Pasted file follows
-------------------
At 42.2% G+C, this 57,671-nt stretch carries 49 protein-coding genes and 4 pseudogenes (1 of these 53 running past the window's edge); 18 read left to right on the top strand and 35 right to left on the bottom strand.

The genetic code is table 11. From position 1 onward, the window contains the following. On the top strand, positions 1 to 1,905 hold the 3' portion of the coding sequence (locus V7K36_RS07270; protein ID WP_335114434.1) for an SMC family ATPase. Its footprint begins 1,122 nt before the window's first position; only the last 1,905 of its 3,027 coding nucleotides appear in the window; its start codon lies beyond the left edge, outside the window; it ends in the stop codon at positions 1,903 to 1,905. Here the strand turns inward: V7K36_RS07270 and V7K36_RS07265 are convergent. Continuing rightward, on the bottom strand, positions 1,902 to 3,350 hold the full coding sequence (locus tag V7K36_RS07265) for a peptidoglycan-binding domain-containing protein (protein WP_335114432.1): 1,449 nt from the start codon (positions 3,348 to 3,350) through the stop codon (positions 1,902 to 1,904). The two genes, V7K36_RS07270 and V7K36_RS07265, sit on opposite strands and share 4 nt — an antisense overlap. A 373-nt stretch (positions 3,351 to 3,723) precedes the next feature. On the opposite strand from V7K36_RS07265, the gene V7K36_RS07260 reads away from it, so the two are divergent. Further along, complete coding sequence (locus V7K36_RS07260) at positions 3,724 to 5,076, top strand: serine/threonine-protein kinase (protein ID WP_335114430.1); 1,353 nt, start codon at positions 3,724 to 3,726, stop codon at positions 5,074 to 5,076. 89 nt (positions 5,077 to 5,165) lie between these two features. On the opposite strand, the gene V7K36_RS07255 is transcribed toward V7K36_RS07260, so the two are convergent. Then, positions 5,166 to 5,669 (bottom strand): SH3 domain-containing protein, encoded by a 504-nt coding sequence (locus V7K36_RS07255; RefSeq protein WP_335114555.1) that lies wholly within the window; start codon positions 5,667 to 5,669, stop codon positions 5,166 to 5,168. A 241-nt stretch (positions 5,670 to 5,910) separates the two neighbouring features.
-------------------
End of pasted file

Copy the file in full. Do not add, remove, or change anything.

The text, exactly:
At 42.2% G+C, this 57,671-nt stretch carries 49 protein-coding genes and 4 pseudogenes (1 of these 53 running past the window's edge); 18 read left to right on the top strand and 35 right to left on the bottom strand.

The genetic code is table 11. From position 1 onward, the window contains the following. On the top strand, positions 1 to 1,905 hold the 3' portion of the coding sequence (locus V7K36_RS07270; protein ID WP_335114434.1) for an SMC family ATPase. Its footprint begins 1,122 nt before the window's first position; only the last 1,905 of its 3,027 coding nucleotides appear in the window; its start codon lies beyond the left edge, outside the window; it ends in the stop codon at positions 1,903 to 1,905. Here the strand turns inward: V7K36_RS07270 and V7K36_RS07265 are convergent. Continuing rightward, on the bottom strand, positions 1,902 to 3,350 hold the full coding sequence (locus tag V7K36_RS07265) for a peptidoglycan-binding domain-containing protein (protein WP_335114432.1): 1,449 nt from the start codon (positions 3,348 to 3,350) through the stop codon (positions 1,902 to 1,904). The two genes, V7K36_RS07270 and V7K36_RS07265, sit on opposite strands and share 4 nt — an antisense overlap. A 373-nt stretch (positions 3,351 to 3,723) precedes the next feature. On the opposite strand from V7K36_RS07265, the gene V7K36_RS07260 reads away from it, so the two are divergent. Further along, complete coding sequence (locus V7K36_RS07260) at positions 3,724 to 5,076, top strand: serine/threonine-protein kinase (protein ID WP_335114430.1); 1,353 nt, start codon at positions 3,724 to 3,726, stop codon at positions 5,074 to 5,076. 89 nt (positions 5,077 to 5,165) lie between these two features. On the opposite strand, the gene V7K36_RS07255 is transcribed toward V7K36_RS07260, so the two are convergent. Then, positions 5,166 to 5,669 (bottom strand): SH3 domain-containing protein, encoded by a 504-nt coding sequence (locus V7K36_RS07255; RefSeq protein WP_335114555.1) that lies wholly within the window; start codon positions 5,667 to 5,669, stop codon positions 5,166 to 5,168. A 241-nt stretch (positions 5,670 to 5,910) separates the two neighbouring features.